The Birmingham Talks program will serve 2,500 children, birth to 3 years old, across Jefferson County over the next three years.
The city of Birmingham is among five cities selected to replicate the Providence Talks program, which is supported by Bloomberg Philanthropies through its What Works Cities initiative. Read more.
The Birmingham Public Library’s central building will close Monday as construction begins on a long-awaited staircase.
“I think we can all agree that today has been a long time coming,” Mayor Randall Woodfin said Tuesday during a press conference, drawing laughter from a crowd comprised mostly of BPL staffers and board members. “I thank each and every one of you for your patience. It’s been overwhelmingly tested.”
The stairs will replace a pair of escalators that extend from the building’s lobby to the fourth floor. Both escalators have been defunct — and roped off to prevent injuries — since December 2014.
Roland Washington checked off the names of his neighbors who had come to buy groceries at the mobile store that twice a month visits his apartment complex near Tarrant, an area of Birmingham that has few to no options for fresh food.
The mini crowd-control task for which Washington volunteers his time is managing the people who come to take advantage of the wholesale-priced fresh produce, meat and other food provisions sold on a first come-first serve basis. He makes sure no more than a few people enter the trailer at a time.
For Washington and his neighbors, that mobile grocery store is the difference between getting fresh vegetables and fruits or not. The Corner Market, the mobile grocery store run through a program of the Community Food Bank of Central Alabama, is an initiative aimed at relieving the difficulties faced by people who live in food deserts. Food deserts are defined as areas where at least 500 people live more than half a mile from a full-service grocery store.
The lack of access to fresh food is a problem faced by people across the world. About 23.5 million people in the U.S. live in food deserts, according to a U.S. Department of Agriculture report. Nearly half of them are low-income.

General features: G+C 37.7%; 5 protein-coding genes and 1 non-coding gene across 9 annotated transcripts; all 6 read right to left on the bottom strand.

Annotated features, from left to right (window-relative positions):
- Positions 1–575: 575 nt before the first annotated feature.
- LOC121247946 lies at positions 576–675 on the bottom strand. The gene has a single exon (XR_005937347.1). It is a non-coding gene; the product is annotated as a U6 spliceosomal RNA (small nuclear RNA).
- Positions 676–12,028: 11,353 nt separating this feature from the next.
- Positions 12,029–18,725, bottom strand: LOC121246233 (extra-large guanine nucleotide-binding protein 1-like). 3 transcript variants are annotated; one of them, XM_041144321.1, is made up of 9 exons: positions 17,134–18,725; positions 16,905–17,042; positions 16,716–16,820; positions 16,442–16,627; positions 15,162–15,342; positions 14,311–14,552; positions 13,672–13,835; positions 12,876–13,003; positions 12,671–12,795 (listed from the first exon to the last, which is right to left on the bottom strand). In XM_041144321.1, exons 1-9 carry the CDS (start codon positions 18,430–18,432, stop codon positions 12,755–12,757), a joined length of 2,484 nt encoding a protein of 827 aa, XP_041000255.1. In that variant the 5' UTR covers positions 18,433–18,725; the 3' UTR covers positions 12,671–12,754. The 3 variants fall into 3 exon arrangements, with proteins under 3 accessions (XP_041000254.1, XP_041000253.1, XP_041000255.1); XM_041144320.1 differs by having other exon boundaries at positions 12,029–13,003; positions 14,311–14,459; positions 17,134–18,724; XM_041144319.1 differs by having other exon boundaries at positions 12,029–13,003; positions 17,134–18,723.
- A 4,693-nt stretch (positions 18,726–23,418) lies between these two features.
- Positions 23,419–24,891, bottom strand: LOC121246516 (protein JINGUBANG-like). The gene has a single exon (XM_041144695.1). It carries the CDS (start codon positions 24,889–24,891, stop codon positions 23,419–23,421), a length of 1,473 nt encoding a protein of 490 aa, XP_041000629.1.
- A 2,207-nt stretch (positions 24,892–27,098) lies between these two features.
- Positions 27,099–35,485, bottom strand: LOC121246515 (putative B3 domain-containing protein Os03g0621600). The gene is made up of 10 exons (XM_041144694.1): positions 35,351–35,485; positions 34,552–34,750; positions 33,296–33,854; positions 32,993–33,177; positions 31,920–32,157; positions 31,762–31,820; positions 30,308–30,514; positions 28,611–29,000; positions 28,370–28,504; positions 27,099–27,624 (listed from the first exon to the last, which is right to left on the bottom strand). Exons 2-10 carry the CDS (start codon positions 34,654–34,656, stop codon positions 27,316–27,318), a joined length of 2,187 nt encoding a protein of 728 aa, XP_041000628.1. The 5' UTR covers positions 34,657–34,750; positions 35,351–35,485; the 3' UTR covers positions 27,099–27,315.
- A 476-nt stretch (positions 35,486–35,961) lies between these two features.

Closer to home, almost 2 million people in Alabama live in food deserts, according to a 2015 report on food access by the The Food Trust. In Jefferson County, that number is 205,657.
In Birmingham, 69 percent of residents live far enough away from a grocery store to make it difficult for them to obtain fresh food, Mayor Randall Woodfin told the City Council in a meeting this spring. He said part of all nine council districts exist in a food desert.
The Corner Market and other mobile grocery stores are one way communities are trying to alleviate the difficulties for people who live in food deserts. Read more.
The Birmingham City Council voted Tuesday to establish a “healthy food overlay district,” designed to make healthy food options more accessible for the approximately two-thirds of the city’s population that lives within food deserts.
The healthy food overlay district will cover areas of Birmingham defined by the U.S. Department of Agriculture as “low-access census tracts,” where “a significant number (at least 500 people) or share (at least 33%) of the population is greater than half a mile from the nearest supermarket, supercenter, or large grocery store.” The final version of the ordinance also establishes a half-mile “buffer” around the overlay district, within which restrictions on dollar stores will still apply.
The city of Birmingham has released a map showing plans for repaving roads in the city.
Roads shown in green are projects already funded in the city budget. The red streets are identified as priority projects but have not yet been funded.
The map allows you to zoom in to see details of any projects, or you can search for a specific address.
These plans are part of an ongoing $5.1 million repaving project. The roads in green are expected to be finished about November. Read more.